But, he says… it doesn’t have to be this way. The truth of our existence is that we are the Beloved. That when the dove descends upon Jesus and God speaks, “This is my child the beloved, with whom I am well pleased”… God is speaking about all of us as creatures of God. We are all the Beloved of God, known by God before we are even knit together as finite creatures in our mother’s womb. And we belong to one another because we all belong to God. From this place, we have the strength and wisdom for our ministry. From this Belovedness, we are able to love our neighbor as ourselves.
You see, we’re always looking for something outside of ourselves that will save us, some experience that will make us feel better. We are always looking for a golden calf. But it’s this spiritual work of accepting the banquet’s grace and really allowing it to change us, that will actually save us. How? Because we come to the Table with all of who we are. I’m talking about confession.
Before we come to the Table, we confess the ways we have missed the mark. And, if Nouwen is correct… if it is our own worst nightmare to acknowledge the ways we have failed… confession is something that is likely to make us feel exactly the opposite of beloved. But, you see, it’s only when we acknowledge these mistakes that we are able to experience grace.
And by bringing them to God, we are freed from their hold on us. We are absolved. And this is what prepares us to receive what God offers in the Banquet of Love. This is the wedding coat. We come to the Table with all of who we are… all of our humanity, all of our human-ness… to reconcile ourselves – our true selves – to God. Because it’s from a place of Belovedness that we can begin to change damaging patterns of behavior.
Hopefully, this opens today’s parable up for us because we come to realize that Matthew was trying to articulate, even in this slanted story, just how widespread the invitation to the banquet actually is – that all are invited. Even those who laughed it off, they were invited. Even the one who got it wrong, they were invited. Because the invitation is always there. God’s love is that abundant.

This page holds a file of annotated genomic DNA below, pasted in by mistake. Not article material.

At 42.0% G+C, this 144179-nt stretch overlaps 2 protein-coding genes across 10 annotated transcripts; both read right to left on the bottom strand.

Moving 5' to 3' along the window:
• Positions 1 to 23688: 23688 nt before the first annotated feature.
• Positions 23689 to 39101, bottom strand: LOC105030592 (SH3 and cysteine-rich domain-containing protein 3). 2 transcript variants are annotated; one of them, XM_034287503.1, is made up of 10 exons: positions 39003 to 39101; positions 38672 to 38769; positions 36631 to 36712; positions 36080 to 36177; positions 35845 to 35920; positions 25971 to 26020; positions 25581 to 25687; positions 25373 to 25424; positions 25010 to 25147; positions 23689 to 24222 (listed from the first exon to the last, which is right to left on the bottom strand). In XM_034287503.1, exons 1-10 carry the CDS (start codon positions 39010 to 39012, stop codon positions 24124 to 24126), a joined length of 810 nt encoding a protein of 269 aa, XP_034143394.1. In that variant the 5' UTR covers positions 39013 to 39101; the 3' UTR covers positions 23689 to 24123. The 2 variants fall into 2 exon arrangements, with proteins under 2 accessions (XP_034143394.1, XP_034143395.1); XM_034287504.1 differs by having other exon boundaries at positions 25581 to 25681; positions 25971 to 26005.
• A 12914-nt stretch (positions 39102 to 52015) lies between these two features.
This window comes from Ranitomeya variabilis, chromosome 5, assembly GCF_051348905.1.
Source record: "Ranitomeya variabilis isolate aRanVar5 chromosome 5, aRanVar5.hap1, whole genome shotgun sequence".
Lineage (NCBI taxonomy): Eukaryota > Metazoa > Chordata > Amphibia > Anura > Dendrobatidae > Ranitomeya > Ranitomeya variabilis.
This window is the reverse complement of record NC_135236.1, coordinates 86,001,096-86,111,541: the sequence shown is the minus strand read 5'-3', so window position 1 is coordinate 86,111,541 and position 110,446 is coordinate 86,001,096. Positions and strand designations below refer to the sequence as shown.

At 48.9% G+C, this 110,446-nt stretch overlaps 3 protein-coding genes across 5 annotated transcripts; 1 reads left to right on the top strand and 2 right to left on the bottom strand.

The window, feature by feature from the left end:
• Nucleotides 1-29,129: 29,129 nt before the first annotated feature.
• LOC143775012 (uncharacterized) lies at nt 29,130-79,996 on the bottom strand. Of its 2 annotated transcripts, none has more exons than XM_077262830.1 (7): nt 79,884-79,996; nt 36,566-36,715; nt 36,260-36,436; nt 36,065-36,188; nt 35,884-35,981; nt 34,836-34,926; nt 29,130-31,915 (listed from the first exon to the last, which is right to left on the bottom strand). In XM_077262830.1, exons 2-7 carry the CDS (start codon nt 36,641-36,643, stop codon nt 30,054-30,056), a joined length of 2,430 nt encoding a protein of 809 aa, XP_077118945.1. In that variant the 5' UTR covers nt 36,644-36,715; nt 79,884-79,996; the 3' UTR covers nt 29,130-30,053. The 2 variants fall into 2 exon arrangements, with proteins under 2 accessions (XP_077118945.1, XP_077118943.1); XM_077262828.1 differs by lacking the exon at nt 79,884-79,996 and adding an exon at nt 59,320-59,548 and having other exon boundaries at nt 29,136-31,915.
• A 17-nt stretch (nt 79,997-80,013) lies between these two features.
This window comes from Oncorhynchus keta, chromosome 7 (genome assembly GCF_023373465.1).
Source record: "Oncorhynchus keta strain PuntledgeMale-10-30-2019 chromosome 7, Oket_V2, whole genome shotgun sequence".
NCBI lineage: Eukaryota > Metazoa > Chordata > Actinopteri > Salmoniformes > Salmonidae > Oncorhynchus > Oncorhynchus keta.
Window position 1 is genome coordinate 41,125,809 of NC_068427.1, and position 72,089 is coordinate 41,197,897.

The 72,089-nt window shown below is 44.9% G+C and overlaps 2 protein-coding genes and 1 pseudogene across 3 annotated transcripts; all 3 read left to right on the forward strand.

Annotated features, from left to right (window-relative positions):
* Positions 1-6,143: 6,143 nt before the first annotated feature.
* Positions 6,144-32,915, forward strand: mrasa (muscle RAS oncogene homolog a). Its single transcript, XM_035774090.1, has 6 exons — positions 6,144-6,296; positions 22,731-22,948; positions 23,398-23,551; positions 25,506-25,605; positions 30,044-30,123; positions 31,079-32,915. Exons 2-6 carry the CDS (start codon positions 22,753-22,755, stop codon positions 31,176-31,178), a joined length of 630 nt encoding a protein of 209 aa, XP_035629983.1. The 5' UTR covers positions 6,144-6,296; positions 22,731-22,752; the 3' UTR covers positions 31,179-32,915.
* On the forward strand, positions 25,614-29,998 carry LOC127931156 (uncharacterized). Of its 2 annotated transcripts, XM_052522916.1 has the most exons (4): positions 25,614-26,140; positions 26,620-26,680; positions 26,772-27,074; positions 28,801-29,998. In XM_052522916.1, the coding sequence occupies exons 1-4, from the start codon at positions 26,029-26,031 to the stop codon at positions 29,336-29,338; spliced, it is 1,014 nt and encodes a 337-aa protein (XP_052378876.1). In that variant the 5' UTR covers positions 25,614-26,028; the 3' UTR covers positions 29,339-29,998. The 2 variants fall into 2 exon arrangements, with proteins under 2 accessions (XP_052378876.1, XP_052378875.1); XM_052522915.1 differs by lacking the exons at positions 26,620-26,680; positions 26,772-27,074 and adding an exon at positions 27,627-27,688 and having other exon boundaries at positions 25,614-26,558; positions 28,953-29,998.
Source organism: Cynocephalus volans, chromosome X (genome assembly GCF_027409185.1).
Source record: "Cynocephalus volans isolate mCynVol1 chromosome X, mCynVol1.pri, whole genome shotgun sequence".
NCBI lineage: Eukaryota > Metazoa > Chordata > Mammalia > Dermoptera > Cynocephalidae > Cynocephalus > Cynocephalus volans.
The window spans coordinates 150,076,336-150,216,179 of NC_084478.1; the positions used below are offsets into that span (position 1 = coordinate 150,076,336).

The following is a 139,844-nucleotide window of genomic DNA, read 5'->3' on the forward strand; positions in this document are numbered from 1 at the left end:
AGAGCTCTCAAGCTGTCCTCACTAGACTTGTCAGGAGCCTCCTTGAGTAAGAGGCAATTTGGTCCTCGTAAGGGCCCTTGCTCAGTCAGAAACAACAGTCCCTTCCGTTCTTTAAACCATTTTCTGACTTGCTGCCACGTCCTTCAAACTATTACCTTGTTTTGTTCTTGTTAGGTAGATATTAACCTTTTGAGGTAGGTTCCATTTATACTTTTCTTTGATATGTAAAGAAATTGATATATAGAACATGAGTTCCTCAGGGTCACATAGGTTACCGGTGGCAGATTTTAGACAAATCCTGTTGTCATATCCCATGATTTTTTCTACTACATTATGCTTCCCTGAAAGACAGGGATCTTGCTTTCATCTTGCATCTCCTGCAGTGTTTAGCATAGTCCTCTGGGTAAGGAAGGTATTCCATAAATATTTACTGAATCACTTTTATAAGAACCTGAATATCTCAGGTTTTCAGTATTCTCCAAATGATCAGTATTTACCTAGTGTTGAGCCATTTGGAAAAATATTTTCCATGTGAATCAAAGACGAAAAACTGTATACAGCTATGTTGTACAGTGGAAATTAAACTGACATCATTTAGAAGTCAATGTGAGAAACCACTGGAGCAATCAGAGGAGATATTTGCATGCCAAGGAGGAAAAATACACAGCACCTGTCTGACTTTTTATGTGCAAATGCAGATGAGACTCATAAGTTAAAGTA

The question is always, are we ready for the banquet to change us so that we learn to rest in our true identity of belonging, as the Beloved. And sometimes, we just come anyway. Even when we believe we’re not ready. Because sometimes it’s just the act of showing up that prepares us. All are invited to the Banquet of Love. All. No exceptions.
And specifically as Christians, we find our sustenance at this Table, the Table of Reconciliation. Because salvation lies in this: Rather than falling for the temptation of self-rejection, the Banquet teaches us to live into our belovedness. To take our place at the Table. To taste and see that God is good. To know that we are good. That we are beloved. That we belong… and so does everyone else.
And that we are so changed by this truth, that it becomes the clothing that we wear whenever we come to the banquet of Love. That we come to know we are Beloved so deeply that we wear this clothing all the time, as we carry this banquet, this Love, with us out into the world as the Beloved of God. To be Christ’s hands and feet in and for the world.
This is salvation. This is Truth.